After tread 208 is secured, tire core 105, tread 108 and coupling layer 106 may be prepared for a curing process 112 as previously described. Specifically, they may be sealed in a sealing envelope. The sealing envelope may be vacuum sealed, thus applying pressure to tire core 105, tread 108, coupling layer 106 and fasteners 210. Coupling layer 106 may be cured by application of heat or applications of heat and additional pressure, as depicted in FIG. 2f. In an embodiment, plastic fasteners 210 may be deformed by heat and pressure applied during curing process 112. For example, at least a portion of at least one of fasteners 210 may be melted by the applied heat. Alternately, at least a portion of at least one of fasteners 210 may be softened sufficiently by the applied heat for the applied pressure to flatten exposed portions of the fastener(s). In certain embodiments, heat and pressure applied during curing process 112 may also cause a head portion of at least one fastener 210 to separate from a penetrating portion of the fastener. Additionally, in some embodiments, heat and pressure applied during curing process 112 may be sufficient to soften a penetrating portion of at least one fastener 210. In an embodiment, no changes may be required in curing process 112 as a result of using plastic fasteners 210. In alternate embodiments, curing process 112 may be modified for use with plastic fasteners 210. For example, heat and/or pressure applied during curing process 112 may be adjusted to facilitate use of plastic fasteners 210.

After curing, tire 220 may be complete, as depicted in FIG. 2g. In an embodiment, there may be no need to remove exposed portions 218 of the deformed fasteners from tire 220. Exposed portions 218 of the deformed fastener may separate from penetrating portions of the fasteners by normal use of tire 220. Alternately, if there is a desire to remove exposed portions 218 of deformed fasteners (e.g., to improve the appearance of tire 220), the exposed portions may be removed by hand or otherwise without the need to penetrate or pry against tire 220. In an embodiment, penetrating portions of fasteners 210 may be left in tire 220 without substantial risk of damaging tire 220. In such embodiments, the penetrating portion of the fasteners may wear down as the tire tread wears down.

Additionally, fasteners 210 may be formed such that the color of the fasteners substantially matches the color of tread 108. For example, fasteners 210 may be black since most tire tread is black. In another example, only penetrating portions of fasteners 210 may be black since they may remain in completed tire 220. In such a case, head portions of fasteners 210 may be any color as selected for a desired affect. In still another example, fasteners 210 may be any color before curing process 112; however, application of heat or application of heat and pressure may cause at least a portion of fastener 220 to change color to substantially match the color of tread 108.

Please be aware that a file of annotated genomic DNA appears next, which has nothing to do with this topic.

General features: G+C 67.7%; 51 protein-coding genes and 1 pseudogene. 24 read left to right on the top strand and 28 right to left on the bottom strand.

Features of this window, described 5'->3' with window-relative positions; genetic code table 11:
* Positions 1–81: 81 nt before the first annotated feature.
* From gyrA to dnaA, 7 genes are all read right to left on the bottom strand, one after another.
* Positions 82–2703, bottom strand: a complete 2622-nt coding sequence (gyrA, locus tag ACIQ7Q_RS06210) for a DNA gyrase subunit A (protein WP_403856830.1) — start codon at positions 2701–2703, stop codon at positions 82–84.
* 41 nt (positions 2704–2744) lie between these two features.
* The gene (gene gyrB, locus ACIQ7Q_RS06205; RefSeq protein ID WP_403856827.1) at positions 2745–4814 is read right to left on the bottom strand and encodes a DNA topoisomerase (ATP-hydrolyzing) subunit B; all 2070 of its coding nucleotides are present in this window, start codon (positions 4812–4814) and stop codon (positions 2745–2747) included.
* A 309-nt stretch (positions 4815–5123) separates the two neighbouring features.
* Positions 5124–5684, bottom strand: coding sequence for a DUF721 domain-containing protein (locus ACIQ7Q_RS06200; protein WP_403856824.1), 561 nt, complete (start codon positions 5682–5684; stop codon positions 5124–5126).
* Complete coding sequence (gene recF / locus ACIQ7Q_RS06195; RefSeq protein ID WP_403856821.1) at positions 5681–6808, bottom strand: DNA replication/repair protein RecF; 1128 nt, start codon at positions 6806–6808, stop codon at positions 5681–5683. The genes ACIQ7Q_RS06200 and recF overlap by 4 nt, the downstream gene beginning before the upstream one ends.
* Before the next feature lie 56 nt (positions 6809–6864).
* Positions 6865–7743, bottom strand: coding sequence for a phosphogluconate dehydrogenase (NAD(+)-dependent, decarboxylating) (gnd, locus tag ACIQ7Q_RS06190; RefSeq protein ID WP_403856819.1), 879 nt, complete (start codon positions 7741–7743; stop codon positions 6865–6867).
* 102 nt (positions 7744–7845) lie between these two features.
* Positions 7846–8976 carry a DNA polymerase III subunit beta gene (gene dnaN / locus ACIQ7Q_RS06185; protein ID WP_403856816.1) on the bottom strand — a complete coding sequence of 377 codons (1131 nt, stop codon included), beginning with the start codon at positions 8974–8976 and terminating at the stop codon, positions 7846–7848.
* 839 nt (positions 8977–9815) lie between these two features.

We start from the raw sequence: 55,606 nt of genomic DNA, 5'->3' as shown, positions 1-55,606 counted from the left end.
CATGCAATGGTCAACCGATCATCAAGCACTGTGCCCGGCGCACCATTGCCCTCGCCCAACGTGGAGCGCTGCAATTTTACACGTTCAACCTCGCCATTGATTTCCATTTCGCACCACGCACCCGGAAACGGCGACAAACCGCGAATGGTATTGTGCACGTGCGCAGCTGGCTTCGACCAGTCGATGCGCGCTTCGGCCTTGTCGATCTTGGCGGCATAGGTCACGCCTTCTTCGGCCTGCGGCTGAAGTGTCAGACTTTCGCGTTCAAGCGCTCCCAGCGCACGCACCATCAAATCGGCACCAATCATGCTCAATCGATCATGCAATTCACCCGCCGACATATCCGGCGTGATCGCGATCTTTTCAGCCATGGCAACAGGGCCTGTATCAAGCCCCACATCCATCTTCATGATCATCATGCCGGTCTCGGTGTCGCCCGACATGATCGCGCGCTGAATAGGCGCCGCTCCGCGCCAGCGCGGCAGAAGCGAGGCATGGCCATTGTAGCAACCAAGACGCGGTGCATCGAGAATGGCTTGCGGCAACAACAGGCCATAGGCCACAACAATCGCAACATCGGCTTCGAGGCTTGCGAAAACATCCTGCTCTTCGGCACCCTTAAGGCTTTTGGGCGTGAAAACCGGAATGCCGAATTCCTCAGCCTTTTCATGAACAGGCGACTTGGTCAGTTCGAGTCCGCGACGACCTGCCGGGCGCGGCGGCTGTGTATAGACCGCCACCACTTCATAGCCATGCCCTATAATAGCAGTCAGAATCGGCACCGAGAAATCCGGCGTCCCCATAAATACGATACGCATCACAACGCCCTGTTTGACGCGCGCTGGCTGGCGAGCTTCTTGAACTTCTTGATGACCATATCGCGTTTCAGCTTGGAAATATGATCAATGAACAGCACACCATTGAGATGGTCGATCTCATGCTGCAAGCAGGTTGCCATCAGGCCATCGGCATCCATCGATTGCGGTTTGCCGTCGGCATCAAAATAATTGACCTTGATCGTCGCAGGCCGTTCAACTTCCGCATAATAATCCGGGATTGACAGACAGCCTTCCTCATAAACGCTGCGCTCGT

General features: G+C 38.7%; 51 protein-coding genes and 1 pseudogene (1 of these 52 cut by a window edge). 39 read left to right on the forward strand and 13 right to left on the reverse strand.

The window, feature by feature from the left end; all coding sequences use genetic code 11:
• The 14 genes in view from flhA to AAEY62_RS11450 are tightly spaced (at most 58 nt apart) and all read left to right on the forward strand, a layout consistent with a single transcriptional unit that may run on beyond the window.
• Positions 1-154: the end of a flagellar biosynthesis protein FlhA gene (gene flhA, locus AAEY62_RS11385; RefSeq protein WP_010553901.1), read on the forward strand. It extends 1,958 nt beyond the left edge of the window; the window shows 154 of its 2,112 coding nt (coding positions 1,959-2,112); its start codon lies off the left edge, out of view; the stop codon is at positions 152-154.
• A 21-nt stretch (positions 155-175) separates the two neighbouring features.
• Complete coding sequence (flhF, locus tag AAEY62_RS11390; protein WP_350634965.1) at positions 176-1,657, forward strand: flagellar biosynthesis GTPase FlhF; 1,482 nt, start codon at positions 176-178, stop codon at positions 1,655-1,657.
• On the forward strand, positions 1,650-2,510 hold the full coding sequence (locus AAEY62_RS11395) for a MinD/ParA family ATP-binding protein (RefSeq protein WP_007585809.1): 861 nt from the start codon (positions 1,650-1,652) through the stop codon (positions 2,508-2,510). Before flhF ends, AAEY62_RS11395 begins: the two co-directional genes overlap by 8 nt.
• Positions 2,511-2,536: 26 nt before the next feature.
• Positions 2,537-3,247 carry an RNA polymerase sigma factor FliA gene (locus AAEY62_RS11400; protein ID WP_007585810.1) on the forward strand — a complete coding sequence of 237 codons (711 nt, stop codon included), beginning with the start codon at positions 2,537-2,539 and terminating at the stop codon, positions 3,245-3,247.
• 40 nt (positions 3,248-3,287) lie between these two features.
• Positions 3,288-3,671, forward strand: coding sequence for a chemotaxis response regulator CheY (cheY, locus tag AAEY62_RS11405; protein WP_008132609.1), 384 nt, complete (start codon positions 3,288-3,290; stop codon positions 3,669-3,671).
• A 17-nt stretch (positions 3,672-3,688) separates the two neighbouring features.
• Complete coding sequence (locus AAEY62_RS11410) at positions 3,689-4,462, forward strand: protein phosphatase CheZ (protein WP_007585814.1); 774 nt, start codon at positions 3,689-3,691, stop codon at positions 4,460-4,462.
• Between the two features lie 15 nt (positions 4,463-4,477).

As previously mentioned, in various embodiments, a plastic impact driven fastener may be configured to operate with a standard impact driving device. Such fasteners may typically be formed or assembled in fastener packs. An example of a typical fastener pack is depicted in FIG. 3. Alternately, a plastic impact driven fastener or fastener pack may be configured to operate with a non-standard impact driving device. Geometric considerations for forming fasteners and fastener packs, are discussed in U.S. Pat. Nos. 6,168,362 to Tucker et al., 5,547,325 to Tucker et al. and 5,795,121 to Tucker et al.

In an embodiment, a plastic impact driven fastener may be formed using conventional methods of molding and/or shaping plastics. A composition used to form a plastic impact driven fastener may include one or more reinforcement materials. Examples of common reinforcement materials include, but are not limited to: glass fiber, beads, other silica based fillers, asbestos, polymeric fibers, metal fibers, mineral filters, boron fibers, carbon fibers and synthetic organic fibers. The composition may also include other additives to modify manufacturing characteristics and/or fastener characteristics.

Methods as described above and/or other methods may be selected depending upon materials used to form the fasteners. Suitable materials may be selected such that completed fasteners have relatively high flexural strength and relatively low heat deformation temperature. For example, for use in a tire retread process, a fastener should have sufficient flexural strength to at least partially penetrate tire tread. A typical automobile tire tread may have a durometer hardness (type A) of about 35 to about 80 standard units. In an embodiment, a fastener may have a flexural strength greater than about 9500 psi. In some embodiments, a fastener may have a flexural strength greater than about 10,000 psi, or even 12,000 psi. As used herein, “flexural strength” has its ordinary meaning in the art and may be measured by known methods, such as but not limited to ASTM test method D790-02 entitled “Standard Test Method for Flexural Strength Properties of Unreinforced and Reinforced Plastics and Electrical Insulating Materials,” which is incorporated by reference as though fully set forth herein.

In addition to relatively high flexural strength, a plastic impact driven fastener as disclosed herein may have relative low heat deformation temperature. As used herein, “heat deformation temperature” has its ordinary meaning in the art and may be measured by known methods such as, ASTM test method D648-01 entitled “Standard Test Method for Deflection Temperature of Plastics Under Flexural Load in the Edgewise Position,” which is incorporated by reference as though fully set forth herein. In particular, heat deformation temperatures discussed herein refer to deformation temperatures under approximately 264 psi load. A fastener may have a sufficiently low heat deformation temperature to allow a desired amount of deformation of the fastener during a heat application process or heat and pressure application process. As used herein, “deformation” refers to a change in the shape of an object.